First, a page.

Go to TogaWare.com Home Page. GNU/Linux Desktop Survival Guide
by Graham Williams
Duck Duck Go



This is, currently, by far the simplest tool to record from gramophones, with a usable but unsophisticated interface.

Consider a sample record: Kraftwerk's Computer World, side 1. Line-in is set to 100 and igain is 30. From gramofile's recording meters this setting rarely (0.3%) exceeds 50% maximum volume level, which is perhaps too low? Nonetheless the result sounds okay.

The automatic track finder only found 3 (instead of 4) tracks (but only when the minimum gap is set to 5). Listening to the Track 3/4 changeover it is clear why—there is no gap. However, the .tracks file that is written can be edited by hand and then the audio processing can be deployed to split the file into tracks. The filtering includes Conditional Median Filtering to filter out ticks. Mostly works just fine and is the default, so use it. Loading the resulting 4 tracks into xmms works just fine (the original WAV file has a header that says it is 100 minutes long but this can be fixed within gramofile by choosing to process the audio signal and using the Copy Only filter).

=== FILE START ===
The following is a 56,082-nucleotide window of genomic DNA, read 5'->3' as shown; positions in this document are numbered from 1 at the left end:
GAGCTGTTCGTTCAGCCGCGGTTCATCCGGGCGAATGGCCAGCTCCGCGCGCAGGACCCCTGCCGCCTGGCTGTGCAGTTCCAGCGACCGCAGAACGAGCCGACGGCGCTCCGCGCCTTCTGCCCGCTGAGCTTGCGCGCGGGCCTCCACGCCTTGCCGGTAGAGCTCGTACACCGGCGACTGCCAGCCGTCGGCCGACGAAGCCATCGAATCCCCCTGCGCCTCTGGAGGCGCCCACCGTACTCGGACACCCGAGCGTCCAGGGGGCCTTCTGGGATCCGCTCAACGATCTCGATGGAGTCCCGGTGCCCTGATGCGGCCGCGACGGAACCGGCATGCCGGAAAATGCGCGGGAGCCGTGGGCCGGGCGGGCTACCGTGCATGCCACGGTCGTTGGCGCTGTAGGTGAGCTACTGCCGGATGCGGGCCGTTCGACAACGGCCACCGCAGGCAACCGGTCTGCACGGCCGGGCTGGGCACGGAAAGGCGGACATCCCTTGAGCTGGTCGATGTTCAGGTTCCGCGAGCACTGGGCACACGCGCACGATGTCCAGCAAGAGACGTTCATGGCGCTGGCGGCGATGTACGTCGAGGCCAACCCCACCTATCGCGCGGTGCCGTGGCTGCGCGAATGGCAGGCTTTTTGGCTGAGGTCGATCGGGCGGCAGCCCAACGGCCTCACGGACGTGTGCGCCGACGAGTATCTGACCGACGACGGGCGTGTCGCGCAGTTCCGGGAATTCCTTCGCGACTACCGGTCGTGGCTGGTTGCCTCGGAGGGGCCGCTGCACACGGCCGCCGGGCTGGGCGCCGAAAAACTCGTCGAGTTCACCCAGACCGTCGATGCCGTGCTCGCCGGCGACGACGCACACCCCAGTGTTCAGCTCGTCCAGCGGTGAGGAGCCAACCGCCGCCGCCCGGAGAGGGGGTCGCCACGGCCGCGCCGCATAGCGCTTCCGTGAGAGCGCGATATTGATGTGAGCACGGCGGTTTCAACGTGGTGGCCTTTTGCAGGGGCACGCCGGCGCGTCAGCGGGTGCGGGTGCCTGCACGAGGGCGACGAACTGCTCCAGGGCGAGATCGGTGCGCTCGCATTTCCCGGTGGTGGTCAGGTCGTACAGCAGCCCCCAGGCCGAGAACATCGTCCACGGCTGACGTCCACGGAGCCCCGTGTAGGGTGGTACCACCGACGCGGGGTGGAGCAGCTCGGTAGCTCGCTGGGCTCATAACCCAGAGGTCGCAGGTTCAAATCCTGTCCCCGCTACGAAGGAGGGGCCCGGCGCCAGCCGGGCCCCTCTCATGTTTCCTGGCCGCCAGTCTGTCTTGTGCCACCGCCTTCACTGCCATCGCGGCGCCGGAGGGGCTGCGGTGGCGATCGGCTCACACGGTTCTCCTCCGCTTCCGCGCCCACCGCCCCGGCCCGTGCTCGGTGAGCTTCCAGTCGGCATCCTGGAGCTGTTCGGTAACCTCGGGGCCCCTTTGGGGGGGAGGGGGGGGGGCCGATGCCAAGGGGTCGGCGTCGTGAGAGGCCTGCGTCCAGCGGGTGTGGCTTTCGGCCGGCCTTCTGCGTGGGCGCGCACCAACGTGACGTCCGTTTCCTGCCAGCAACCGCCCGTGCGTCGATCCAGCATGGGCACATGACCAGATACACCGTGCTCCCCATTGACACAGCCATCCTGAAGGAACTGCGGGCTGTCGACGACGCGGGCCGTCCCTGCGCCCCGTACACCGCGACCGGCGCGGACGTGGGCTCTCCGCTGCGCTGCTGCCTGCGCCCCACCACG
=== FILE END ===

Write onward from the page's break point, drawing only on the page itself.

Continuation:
To record the resulting files to an audio CD see Chapter 13.

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Other online resources include the Data Science Desktop Survival Guide.
Books available on Amazon include Data Mining with Rattle and Essentials of Data Science.
Popular open source software includes rattle and wajig.
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